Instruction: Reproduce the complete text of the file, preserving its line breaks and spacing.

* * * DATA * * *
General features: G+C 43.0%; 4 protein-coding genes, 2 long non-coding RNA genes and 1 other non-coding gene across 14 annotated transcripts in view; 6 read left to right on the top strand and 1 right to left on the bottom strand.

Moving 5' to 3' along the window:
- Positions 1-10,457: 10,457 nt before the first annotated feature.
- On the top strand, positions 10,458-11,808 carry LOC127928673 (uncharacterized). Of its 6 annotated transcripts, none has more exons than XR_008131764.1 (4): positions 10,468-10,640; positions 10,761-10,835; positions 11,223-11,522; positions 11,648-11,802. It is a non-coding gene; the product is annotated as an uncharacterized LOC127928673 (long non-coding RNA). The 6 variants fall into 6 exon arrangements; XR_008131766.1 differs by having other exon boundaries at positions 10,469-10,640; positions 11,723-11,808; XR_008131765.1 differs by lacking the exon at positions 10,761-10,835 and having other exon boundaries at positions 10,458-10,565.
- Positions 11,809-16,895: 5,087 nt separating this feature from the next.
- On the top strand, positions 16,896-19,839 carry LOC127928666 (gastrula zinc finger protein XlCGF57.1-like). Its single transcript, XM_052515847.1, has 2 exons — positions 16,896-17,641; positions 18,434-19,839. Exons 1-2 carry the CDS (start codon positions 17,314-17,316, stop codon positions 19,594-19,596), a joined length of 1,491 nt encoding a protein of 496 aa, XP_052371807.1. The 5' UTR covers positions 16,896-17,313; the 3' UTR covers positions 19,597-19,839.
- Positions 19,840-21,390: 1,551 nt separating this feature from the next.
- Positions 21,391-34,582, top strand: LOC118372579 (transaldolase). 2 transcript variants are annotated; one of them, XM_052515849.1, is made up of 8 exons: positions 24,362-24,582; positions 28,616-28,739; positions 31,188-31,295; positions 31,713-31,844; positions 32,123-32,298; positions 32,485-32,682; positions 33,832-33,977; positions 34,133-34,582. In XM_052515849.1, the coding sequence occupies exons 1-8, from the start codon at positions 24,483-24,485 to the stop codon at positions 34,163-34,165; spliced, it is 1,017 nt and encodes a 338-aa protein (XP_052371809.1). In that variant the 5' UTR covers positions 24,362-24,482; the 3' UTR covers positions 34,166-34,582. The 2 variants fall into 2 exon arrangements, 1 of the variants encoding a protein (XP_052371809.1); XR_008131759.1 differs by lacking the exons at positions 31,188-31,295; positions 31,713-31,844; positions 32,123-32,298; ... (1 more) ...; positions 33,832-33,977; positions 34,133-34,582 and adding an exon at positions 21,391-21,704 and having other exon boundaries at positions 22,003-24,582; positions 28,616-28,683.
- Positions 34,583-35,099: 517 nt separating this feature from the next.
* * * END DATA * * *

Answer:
General features: G+C 43.0%; 4 protein-coding genes, 2 long non-coding RNA genes and 1 other non-coding gene across 14 annotated transcripts in view; 6 read left to right on the top strand and 1 right to left on the bottom strand.

Moving 5' to 3' along the window:
- Positions 1-10,457: 10,457 nt before the first annotated feature.
- On the top strand, positions 10,458-11,808 carry LOC127928673 (uncharacterized). Of its 6 annotated transcripts, none has more exons than XR_008131764.1 (4): positions 10,468-10,640; positions 10,761-10,835; positions 11,223-11,522; positions 11,648-11,802. It is a non-coding gene; the product is annotated as an uncharacterized LOC127928673 (long non-coding RNA). The 6 variants fall into 6 exon arrangements; XR_008131766.1 differs by having other exon boundaries at positions 10,469-10,640; positions 11,723-11,808; XR_008131765.1 differs by lacking the exon at positions 10,761-10,835 and having other exon boundaries at positions 10,458-10,565.
- Positions 11,809-16,895: 5,087 nt separating this feature from the next.
- On the top strand, positions 16,896-19,839 carry LOC127928666 (gastrula zinc finger protein XlCGF57.1-like). Its single transcript, XM_052515847.1, has 2 exons — positions 16,896-17,641; positions 18,434-19,839. Exons 1-2 carry the CDS (start codon positions 17,314-17,316, stop codon positions 19,594-19,596), a joined length of 1,491 nt encoding a protein of 496 aa, XP_052371807.1. The 5' UTR covers positions 16,896-17,313; the 3' UTR covers positions 19,597-19,839.
- Positions 19,840-21,390: 1,551 nt separating this feature from the next.
- Positions 21,391-34,582, top strand: LOC118372579 (transaldolase). 2 transcript variants are annotated; one of them, XM_052515849.1, is made up of 8 exons: positions 24,362-24,582; positions 28,616-28,739; positions 31,188-31,295; positions 31,713-31,844; positions 32,123-32,298; positions 32,485-32,682; positions 33,832-33,977; positions 34,133-34,582. In XM_052515849.1, the coding sequence occupies exons 1-8, from the start codon at positions 24,483-24,485 to the stop codon at positions 34,163-34,165; spliced, it is 1,017 nt and encodes a 338-aa protein (XP_052371809.1). In that variant the 5' UTR covers positions 24,362-24,482; the 3' UTR covers positions 34,166-34,582. The 2 variants fall into 2 exon arrangements, 1 of the variants encoding a protein (XP_052371809.1); XR_008131759.1 differs by lacking the exons at positions 31,188-31,295; positions 31,713-31,844; positions 32,123-32,298; ... (1 more) ...; positions 33,832-33,977; positions 34,133-34,582 and adding an exon at positions 21,391-21,704 and having other exon boundaries at positions 22,003-24,582; positions 28,616-28,683.
- Positions 34,583-35,099: 517 nt separating this feature from the next.